The revolution within the revolution: How mobile devices and social media changed Tunisia
Before we get all Twittered about the events in Tunisia, let’s put the Jasmine Revolution in perspective. After decades of repression and economic turmoil, a citizen’s act of defiance sparked a people’s uprising that ousted an oppressive regime. Citizens demonstrated. Citizens were killed. Citizens changed their government. Let’s not trivialize them as gadgets or hashtags.
What is revealing about this revolution is the way in which citizens discovered it, how they informed one another, and how they mobilized around it. They used their mobile phones, now ubiquitous in North Africa, to communicate via text messaging and Twitter.
For many Tunisians, their phones are their Internet. Theirs is a story about the democratization of media, a social revolution that wields the power to change lives as well as governments. It has authoritative regimes throughout the world very worried. Some are using the very technologies available to the masses — friends lists, phone logs, geo-location apps, facial recognition — to locate and identify dissidents, spy on them, punish them. Repression 2.0. Technology is making democracy more dangerous, not less.
We are just beginning to understand the implications of the social revolution that is redistributing power throughout society. Spread person-to-person by mobile devices, unrest mounted amid Tunisia’s newly connected generation outside the glare of network TV cameras.
The revolution was not televised but tweeted. It occurred with a suddenness that exposed the shortcomings of traditional media throughout the world. What simmered in Tunisia for a month went largely unreported by a diminished and increasing parochial mainstream media. Only Al Jazeera, the Arab-language news network based in Qatar, seemed to recognize the growing tempest in Tunisia and the implications for the rest of the Arab world. By reading the blogs, following the tweets and using its mobile phones, Al Jazeera found signs of political ferment both in Africa and in the Islamic world fed by economic distress, political repression, and young people with the tools — including mobile phones and Internet — to make changes.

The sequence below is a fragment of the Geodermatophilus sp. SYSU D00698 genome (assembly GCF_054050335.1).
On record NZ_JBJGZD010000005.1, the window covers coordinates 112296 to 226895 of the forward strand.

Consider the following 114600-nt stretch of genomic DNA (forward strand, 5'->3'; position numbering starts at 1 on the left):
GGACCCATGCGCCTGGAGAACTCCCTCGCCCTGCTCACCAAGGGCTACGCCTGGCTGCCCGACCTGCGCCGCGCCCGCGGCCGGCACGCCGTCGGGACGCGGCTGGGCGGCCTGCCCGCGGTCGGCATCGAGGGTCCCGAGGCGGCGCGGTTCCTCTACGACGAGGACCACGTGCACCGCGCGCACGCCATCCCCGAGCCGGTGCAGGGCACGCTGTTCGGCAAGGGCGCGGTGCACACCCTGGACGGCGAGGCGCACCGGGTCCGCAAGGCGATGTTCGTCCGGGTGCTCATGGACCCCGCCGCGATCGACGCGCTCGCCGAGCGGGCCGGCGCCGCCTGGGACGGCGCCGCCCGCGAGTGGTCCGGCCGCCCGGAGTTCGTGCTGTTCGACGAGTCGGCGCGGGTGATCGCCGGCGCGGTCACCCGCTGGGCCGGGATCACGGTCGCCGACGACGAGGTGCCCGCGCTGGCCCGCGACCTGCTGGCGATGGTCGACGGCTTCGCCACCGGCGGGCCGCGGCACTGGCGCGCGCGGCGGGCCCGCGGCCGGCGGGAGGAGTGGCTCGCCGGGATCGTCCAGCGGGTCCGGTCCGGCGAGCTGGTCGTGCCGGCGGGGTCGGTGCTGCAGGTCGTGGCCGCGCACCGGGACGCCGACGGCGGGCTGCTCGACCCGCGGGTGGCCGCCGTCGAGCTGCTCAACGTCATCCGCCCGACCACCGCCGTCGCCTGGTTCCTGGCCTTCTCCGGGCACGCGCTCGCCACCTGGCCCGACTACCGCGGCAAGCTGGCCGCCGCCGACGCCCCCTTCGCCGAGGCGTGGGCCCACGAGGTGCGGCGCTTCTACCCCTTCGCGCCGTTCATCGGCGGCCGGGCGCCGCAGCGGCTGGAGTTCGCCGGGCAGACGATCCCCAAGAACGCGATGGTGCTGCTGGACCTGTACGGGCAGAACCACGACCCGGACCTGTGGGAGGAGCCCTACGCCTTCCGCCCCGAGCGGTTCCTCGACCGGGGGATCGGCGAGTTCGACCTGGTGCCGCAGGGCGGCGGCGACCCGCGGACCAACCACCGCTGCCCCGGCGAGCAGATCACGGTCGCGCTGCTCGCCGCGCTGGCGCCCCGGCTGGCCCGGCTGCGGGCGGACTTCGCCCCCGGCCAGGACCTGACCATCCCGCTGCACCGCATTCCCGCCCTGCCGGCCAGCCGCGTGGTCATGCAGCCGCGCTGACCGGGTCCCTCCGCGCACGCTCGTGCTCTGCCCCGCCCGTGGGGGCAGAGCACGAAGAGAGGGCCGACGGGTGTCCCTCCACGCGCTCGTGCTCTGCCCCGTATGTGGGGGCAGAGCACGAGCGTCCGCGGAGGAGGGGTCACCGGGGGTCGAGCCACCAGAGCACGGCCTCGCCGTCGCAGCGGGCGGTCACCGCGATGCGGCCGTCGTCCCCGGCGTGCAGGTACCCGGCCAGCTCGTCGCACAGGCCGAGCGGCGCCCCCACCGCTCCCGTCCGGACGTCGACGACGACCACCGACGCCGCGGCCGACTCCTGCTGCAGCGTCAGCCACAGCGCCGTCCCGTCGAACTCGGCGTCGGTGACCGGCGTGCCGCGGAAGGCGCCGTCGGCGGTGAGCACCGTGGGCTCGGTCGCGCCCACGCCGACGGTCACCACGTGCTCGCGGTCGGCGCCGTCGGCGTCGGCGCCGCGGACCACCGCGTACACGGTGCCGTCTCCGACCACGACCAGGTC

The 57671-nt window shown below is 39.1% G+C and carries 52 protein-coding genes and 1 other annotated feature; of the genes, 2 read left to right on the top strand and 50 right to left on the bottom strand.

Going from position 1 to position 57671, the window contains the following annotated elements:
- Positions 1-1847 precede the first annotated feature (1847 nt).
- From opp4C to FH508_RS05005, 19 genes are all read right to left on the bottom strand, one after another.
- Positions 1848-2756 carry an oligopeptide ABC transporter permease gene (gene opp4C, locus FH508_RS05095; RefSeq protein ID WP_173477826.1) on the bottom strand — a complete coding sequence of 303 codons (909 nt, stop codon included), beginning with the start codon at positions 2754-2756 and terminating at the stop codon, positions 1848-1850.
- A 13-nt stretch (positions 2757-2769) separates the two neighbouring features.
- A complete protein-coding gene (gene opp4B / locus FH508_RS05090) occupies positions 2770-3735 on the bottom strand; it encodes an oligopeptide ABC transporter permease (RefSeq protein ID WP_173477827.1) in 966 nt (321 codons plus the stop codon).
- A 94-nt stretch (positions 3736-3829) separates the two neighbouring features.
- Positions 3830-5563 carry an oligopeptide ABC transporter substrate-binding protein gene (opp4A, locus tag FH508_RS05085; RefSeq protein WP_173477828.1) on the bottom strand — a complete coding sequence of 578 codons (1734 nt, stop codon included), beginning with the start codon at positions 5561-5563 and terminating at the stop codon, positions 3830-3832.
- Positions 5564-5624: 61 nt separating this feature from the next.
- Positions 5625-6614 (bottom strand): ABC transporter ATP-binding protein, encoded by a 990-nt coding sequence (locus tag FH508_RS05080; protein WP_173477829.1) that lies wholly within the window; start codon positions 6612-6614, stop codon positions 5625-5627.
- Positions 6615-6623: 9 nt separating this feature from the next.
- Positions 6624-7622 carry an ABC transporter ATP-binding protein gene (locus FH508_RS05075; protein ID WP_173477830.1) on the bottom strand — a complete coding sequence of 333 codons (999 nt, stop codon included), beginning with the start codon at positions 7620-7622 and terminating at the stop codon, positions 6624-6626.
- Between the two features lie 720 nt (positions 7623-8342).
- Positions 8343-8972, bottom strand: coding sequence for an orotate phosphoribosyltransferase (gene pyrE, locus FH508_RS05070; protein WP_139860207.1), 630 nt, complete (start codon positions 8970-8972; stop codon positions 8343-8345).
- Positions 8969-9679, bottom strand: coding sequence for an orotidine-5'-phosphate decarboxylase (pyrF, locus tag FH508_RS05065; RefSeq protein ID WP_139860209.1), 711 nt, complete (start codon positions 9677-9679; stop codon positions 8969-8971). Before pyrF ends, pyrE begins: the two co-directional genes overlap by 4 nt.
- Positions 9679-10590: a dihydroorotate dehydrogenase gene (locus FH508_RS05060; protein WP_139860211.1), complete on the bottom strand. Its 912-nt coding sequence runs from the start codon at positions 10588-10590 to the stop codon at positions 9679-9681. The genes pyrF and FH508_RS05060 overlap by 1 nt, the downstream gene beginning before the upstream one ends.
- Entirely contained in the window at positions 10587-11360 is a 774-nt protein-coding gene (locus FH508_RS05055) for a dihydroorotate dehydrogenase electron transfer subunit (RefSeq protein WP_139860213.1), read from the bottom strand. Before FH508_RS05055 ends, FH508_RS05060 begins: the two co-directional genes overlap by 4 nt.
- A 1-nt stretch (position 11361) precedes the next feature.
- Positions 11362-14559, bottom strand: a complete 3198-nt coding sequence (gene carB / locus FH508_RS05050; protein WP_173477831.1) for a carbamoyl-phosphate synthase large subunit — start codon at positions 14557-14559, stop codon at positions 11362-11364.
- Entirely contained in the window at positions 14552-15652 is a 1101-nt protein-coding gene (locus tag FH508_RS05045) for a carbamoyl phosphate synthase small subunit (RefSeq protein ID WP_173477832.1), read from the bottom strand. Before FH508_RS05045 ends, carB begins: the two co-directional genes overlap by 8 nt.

“I am certain its (the revolution’s) success is entirely correlated to the ubiquity of the mobile phone and the Internet,” blogged Aly-Khan Saatchu, an investments banker based in Nairobi. “I recall a friend and an ambassador telling me, “Aly-Khan, the revolution is coming.”
Tunisian dissident Bechir Blagui, who runs the website Free Tunisia, told a Huffington Post blogger that cellphones and social media were crucial to information flow that helped protestors gather and plan their demonstrations.
“They called it the jasmine revolt, Sidi Bouzid (the site of the first clashes) revolt, Tunisia revolt .. but there is only one name that does justice to what is happening in the homeland: Social media revolution.”
In the U.S, blogs and Twitter provided the best way to watch events unfold. On the ground in Tunisia, bloggers from Global Voices Online began posting daily developments in December after an unemployed Tunisian set himself on fire to protest joblessness, sparking the populist uprising against the government. On NPR’s news blog, social media master Andy Carvin curated posts, tweets, video and other media. The Twitter hashtag #sidibouzid served as a universal link to the latest information from social media correspondents around the world.
As a realtime source of news and information, the significance of Twitter in Tunisia’s citizens’ revolt is itself an issue of confusion and debate, the fodder for blogs and Tweets among media theorists and foreign policy wonks.
With each leap in communications technology the medium plays a more significant role as an instrument of the people, whether for a personal connection or a political action. More than just a means for knowing and reporting, our media connect behavior with action. And that is a revolution within a revolution.
Dale is co-founder emeritus of We Media.